Before this race, I had encountered flavor of these runners, but never the full blown buffet I was to experience at Rutgers. Throughout much of the second half of the race, I was stuck behind a couple. This was not a normal couple who was running together for support. No, this was officially the most irritating running couple in the world. I phoned Guinness Records after, and they confirmed it. The bro was dressed in a spandex onesie that left little to the imagination, especially toward the increasingly sweaty end of the run. She was more modestly dressed. I imagine that he was part of some running club, and supporting her, but that is giving them a ton of benefit of doubt because they truly just seemed like horrible people. At each mile mark, no less than six devices began beeping to tell them their pace. At each beep, he would tell her how great their pace was. Broseph, if you are at the same pace as me for multiple miles, I hate to be the one to tell you, but it isn’t great. They also both had headphones on and music apparently quite loud as they had to yell all of this each time. I thought I lost them several times at water stations, but each time they’d surge back to catch me. At one point they loudly complained about someone “hanging onto” them, which I could only assume was me. This offended me so much, after all it’s not like I was exactly drafting them to push for the lead later on, it isn’t exactly easy to draft on someone in skin tight spandex. At this point I surged forward and finally lost them on a hill. I lost track of them at the finish, but I’m fairly sure they are the exact people who stop exactly on the finish line to turn off their six devices and block other finishers from cooling down.
The Run / Walking Dead
The only person who may have bothered me more was a man running in a Hawaiian shirt and visor. That in itself was interesting, his style of running however was not. He ran at approximately a 7 minute mile pace, though of course didn’t start in an appropriate place for this pace. Instead, he shoved his way through countless slower runners for the first two miles, then bonked and began a slow paced walk. I figured he had just over-cooked the starting pace and was done, but a mile later, I heard the unmistakable sound of him elbowing his way through again. He got past me among others, and at the next mile marker, began his slow walk again. This transition was so sudden another runner literally ran smack into his back with a plop sound. From this point, his alternating pace continued though I eventually lost him a few miles in. I don’t mind people walking when they are out of the way, but he was both in the way, and so aggressive when actually running that it drove me crazy. I saw him taking Snapchat selfies at the finish line and felt better about myself. He was approximately 45.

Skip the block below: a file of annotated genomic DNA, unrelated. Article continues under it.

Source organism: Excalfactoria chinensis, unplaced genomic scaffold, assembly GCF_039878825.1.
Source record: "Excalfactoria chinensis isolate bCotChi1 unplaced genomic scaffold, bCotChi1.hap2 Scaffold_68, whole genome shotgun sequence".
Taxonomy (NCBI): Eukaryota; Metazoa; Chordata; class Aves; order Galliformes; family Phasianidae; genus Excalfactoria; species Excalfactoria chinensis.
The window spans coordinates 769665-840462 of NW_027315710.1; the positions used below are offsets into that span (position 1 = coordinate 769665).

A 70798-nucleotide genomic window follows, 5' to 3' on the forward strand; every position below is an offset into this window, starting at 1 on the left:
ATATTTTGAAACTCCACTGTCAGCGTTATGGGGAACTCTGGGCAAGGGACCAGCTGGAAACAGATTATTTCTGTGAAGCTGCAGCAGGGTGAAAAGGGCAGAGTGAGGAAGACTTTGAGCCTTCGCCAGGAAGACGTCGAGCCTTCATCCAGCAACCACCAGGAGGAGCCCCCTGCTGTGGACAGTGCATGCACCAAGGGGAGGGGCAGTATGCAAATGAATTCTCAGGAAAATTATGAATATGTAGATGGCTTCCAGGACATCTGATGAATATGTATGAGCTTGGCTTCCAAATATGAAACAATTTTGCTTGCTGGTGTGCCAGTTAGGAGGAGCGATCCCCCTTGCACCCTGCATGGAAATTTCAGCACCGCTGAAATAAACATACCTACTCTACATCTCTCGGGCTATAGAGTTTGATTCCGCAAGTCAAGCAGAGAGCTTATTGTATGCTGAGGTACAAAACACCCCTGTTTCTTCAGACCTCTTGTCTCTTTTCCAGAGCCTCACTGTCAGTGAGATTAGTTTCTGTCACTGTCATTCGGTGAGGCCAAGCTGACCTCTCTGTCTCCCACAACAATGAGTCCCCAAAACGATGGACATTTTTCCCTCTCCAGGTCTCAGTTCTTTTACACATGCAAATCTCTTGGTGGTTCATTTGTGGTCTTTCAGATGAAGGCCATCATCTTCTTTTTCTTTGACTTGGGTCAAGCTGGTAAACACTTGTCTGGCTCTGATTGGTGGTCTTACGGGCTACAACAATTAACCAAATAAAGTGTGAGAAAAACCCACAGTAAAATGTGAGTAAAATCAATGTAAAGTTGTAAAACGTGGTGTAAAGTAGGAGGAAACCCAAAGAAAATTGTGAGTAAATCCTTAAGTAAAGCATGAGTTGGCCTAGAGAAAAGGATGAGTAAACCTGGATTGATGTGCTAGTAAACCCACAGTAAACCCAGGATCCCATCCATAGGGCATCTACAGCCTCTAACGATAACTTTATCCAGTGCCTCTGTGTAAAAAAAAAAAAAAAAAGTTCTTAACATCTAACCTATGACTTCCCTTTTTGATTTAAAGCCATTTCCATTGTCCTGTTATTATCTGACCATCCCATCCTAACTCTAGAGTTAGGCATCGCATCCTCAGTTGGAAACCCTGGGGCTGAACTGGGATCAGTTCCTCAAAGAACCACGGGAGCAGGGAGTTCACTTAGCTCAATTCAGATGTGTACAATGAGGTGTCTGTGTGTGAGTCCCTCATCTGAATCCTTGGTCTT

The Bringer Up of the Rear
When a race course loops back upon itself, there are two sets of inspirational runners you encounter. First, the leaders fly past you, sometimes causing a ripple in the air as they speed away. This usually causes an adrenaline rush in me and others and is especially cool in major races where these are the true elites. Later on, while on the second part of the loop, you eventually encounter the back markers of the race. Sometimes you’ll even find the very last runner still taking part. At first when encountering them, I felt superiority and scoffed, but recently I’ve realized that these runners are inspirational for a different reason. They may be in the back, but they are still miles ahead of all those who didn’t run. Most often these runners are just starting, or are running for personal health reasons, and they are taking an active role in improving things for themselves. More people should strive to be like them.
Rutgers was a unique race in that I encountered some of the strongest examples of each of these type of runner, though oddly no barefoot runners. It was a literal breath of fresh air on a warm spring day and the vast field of normal, considerate runners was just as noticeable. Running is essentially life in miniature, the same types of people are encountered in both. The trick to surviving the thing is to figure out how to get around them and run your own race.